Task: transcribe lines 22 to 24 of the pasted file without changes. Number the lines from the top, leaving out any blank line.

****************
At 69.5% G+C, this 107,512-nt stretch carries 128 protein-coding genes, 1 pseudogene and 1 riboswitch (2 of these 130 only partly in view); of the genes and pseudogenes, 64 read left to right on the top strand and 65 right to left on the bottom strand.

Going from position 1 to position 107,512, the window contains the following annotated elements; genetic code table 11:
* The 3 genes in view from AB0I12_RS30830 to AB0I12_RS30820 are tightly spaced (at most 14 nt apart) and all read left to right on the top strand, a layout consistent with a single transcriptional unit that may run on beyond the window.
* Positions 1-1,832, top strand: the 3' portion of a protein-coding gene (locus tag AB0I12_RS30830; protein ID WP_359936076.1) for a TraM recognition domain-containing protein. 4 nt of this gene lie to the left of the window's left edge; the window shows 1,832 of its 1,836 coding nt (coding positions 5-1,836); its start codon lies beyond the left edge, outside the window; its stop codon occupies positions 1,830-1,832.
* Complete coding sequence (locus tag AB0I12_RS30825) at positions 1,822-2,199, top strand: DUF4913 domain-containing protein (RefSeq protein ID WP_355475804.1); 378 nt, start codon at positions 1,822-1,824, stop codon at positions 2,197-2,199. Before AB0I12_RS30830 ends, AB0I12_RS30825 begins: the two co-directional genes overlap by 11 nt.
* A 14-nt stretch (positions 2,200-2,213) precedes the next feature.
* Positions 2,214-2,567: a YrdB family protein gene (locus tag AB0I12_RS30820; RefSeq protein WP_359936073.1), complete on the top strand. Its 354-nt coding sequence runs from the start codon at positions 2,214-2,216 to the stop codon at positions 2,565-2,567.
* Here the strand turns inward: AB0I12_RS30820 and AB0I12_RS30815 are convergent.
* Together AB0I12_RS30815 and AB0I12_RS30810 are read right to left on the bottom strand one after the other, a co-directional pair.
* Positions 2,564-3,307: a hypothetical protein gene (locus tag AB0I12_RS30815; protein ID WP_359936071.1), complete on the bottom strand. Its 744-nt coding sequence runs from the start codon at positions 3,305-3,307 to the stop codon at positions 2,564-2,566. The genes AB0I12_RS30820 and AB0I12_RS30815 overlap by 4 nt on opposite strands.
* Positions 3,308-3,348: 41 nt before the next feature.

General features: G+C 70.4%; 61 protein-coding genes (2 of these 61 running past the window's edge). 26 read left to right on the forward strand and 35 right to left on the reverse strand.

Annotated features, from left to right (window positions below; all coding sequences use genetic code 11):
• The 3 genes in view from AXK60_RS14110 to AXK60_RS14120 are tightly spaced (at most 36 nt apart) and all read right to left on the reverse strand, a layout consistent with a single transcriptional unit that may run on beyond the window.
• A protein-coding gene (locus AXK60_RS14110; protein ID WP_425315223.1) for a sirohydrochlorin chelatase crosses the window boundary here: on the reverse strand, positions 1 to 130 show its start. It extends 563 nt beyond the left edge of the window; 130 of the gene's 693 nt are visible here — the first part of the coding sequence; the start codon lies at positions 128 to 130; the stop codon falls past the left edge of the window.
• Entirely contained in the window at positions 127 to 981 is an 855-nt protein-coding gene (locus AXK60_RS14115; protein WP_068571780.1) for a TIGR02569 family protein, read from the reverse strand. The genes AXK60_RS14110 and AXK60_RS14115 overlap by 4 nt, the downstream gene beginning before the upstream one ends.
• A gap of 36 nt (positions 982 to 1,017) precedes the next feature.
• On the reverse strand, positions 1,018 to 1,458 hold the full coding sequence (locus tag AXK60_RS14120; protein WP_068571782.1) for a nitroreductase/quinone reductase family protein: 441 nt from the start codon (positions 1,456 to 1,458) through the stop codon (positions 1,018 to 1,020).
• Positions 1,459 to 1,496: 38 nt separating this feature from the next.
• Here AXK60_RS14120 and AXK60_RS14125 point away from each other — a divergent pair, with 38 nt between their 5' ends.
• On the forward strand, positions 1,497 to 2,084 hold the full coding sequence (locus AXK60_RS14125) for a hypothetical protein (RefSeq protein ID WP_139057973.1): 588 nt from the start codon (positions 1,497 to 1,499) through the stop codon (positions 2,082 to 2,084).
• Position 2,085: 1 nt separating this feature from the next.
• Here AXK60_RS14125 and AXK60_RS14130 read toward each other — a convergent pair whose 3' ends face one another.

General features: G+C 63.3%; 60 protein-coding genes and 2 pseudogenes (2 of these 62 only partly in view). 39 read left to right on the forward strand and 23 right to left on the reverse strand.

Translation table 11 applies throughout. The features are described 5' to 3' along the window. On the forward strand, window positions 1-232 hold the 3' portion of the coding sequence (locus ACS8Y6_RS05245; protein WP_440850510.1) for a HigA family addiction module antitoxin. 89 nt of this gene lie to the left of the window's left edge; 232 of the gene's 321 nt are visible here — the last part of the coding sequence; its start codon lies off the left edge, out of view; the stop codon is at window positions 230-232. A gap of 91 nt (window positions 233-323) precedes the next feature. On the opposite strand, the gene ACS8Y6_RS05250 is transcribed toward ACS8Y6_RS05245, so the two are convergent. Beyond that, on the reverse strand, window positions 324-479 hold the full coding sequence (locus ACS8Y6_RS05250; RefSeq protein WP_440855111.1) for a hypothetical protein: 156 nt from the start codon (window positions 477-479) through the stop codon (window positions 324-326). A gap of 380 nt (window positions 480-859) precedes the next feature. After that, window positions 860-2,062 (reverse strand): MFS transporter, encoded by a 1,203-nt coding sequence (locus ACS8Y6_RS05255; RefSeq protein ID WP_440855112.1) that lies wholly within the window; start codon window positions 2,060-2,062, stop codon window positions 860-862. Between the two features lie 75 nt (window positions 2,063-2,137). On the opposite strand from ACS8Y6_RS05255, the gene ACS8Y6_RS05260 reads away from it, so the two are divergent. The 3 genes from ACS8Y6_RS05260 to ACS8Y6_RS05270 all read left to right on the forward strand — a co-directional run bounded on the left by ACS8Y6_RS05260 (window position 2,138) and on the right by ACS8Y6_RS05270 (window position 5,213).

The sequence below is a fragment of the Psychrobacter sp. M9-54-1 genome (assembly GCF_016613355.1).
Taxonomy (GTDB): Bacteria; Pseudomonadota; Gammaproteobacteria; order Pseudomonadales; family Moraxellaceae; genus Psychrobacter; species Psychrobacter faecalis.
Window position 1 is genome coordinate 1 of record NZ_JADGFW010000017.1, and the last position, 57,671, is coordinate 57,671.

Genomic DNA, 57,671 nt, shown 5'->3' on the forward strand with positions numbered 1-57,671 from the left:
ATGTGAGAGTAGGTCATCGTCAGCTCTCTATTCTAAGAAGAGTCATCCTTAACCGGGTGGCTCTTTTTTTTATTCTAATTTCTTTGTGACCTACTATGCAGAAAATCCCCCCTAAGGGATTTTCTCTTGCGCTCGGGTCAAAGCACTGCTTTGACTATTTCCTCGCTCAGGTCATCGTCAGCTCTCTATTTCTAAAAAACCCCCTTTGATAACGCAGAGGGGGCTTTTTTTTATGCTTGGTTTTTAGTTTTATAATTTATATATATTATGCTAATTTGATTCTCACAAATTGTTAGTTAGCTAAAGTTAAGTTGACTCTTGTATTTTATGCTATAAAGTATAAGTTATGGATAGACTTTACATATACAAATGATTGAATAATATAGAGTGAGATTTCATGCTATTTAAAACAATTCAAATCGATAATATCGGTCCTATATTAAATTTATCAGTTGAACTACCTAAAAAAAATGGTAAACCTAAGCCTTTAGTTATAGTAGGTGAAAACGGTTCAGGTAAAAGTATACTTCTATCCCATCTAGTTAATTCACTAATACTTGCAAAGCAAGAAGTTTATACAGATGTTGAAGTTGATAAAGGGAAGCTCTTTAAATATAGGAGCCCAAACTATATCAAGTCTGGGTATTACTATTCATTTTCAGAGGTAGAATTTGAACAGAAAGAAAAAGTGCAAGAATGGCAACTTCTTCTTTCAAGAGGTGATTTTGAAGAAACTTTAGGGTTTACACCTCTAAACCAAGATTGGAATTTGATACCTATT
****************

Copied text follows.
• Position 2,085: 1 nt separating this feature from the next.
• Here AXK60_RS14125 and AXK60_RS14130 read toward each other — a convergent pair whose 3' ends face one another.

General features: G+C 63.3%; 60 protein-coding genes and 2 pseudogenes (2 of these 62 only partly in view). 39 read left to right on the forward strand and 23 right to left on the reverse strand.